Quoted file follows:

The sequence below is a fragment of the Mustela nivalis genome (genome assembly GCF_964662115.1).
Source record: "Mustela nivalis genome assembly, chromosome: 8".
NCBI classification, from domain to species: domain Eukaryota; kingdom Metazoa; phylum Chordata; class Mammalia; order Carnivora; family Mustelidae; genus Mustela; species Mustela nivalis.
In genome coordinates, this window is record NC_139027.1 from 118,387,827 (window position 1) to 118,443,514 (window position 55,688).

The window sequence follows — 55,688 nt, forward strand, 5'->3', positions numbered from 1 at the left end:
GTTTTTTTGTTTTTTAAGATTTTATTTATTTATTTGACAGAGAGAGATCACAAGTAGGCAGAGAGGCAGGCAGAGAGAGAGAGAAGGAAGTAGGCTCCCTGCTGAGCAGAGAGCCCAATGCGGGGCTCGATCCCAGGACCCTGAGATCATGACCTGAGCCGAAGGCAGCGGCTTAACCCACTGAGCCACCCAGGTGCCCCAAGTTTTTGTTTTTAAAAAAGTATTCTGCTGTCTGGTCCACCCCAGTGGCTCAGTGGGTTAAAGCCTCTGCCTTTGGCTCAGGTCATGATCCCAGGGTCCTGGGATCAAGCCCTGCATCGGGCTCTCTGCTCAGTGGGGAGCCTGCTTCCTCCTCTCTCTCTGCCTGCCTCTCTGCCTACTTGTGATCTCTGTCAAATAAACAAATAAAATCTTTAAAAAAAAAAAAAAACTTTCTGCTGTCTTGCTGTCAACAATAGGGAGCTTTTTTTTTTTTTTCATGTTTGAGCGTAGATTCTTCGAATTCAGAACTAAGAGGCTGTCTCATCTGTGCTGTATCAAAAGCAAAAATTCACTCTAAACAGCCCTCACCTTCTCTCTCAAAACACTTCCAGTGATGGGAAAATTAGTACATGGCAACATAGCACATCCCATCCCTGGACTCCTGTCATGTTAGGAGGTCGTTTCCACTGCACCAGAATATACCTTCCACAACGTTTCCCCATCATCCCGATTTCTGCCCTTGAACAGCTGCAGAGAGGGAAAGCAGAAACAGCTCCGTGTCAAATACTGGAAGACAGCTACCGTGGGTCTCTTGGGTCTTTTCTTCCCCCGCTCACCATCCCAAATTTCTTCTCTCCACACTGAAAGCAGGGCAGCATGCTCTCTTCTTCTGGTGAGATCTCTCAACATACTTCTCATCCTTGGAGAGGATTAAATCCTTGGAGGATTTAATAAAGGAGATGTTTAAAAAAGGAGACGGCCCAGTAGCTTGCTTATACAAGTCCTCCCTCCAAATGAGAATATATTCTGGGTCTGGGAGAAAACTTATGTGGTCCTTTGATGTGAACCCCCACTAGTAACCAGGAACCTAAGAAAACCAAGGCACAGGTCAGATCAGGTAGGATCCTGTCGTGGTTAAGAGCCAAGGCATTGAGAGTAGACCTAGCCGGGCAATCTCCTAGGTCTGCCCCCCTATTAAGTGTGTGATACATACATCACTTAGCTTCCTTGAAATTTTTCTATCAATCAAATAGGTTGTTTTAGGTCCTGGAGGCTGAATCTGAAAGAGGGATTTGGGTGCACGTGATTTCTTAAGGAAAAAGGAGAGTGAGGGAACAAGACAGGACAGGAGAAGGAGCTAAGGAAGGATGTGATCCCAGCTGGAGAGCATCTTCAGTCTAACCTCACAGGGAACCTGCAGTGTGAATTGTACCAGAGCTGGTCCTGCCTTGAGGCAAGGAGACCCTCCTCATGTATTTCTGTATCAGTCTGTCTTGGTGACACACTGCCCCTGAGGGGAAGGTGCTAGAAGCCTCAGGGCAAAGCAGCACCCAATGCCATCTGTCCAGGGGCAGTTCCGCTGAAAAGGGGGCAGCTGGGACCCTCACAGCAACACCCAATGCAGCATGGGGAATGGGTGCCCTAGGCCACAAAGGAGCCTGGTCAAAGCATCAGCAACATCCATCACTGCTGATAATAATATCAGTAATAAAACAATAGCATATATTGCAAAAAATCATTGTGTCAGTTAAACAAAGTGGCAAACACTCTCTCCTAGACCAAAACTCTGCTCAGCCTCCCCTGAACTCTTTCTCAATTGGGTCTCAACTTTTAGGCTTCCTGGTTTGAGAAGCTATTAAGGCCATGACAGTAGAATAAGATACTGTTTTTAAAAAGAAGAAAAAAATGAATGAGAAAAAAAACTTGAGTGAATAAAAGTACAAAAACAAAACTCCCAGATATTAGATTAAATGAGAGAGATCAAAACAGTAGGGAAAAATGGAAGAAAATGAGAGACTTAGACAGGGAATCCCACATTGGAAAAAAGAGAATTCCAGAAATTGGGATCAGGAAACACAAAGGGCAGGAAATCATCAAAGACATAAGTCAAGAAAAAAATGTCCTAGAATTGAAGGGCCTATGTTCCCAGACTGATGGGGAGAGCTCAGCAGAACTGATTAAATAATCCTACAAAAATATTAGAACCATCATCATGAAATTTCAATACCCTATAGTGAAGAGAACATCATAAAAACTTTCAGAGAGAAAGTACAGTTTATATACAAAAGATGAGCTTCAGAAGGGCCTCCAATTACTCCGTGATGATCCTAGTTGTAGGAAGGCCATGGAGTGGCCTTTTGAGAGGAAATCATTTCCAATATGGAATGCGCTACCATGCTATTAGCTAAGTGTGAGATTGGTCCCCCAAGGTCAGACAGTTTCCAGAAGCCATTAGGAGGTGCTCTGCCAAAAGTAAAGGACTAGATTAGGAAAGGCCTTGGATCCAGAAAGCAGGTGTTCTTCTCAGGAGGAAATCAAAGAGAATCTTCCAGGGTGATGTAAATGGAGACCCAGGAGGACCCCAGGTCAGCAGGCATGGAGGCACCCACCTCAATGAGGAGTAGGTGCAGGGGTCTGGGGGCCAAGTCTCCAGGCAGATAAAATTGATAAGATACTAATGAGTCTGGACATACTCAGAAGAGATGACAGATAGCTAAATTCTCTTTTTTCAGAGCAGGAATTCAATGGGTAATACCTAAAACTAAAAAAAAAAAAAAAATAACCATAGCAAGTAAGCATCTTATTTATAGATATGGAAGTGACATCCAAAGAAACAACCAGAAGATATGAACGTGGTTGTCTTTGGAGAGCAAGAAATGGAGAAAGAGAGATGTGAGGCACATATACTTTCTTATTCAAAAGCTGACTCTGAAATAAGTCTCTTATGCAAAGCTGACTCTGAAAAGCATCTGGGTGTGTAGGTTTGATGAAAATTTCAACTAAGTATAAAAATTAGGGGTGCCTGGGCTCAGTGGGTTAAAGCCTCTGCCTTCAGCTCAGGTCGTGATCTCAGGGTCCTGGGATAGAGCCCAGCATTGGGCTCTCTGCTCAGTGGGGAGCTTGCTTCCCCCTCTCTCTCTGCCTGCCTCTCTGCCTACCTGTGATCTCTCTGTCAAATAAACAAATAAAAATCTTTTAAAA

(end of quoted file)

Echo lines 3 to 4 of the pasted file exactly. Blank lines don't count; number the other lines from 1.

NCBI classification, from domain to species: domain Eukaryota; kingdom Metazoa; phylum Chordata; class Mammalia; order Carnivora; family Mustelidae; genus Mustela; species Mustela nivalis.
In genome coordinates, this window is record NC_139027.1 from 118,387,827 (window position 1) to 118,443,514 (window position 55,688).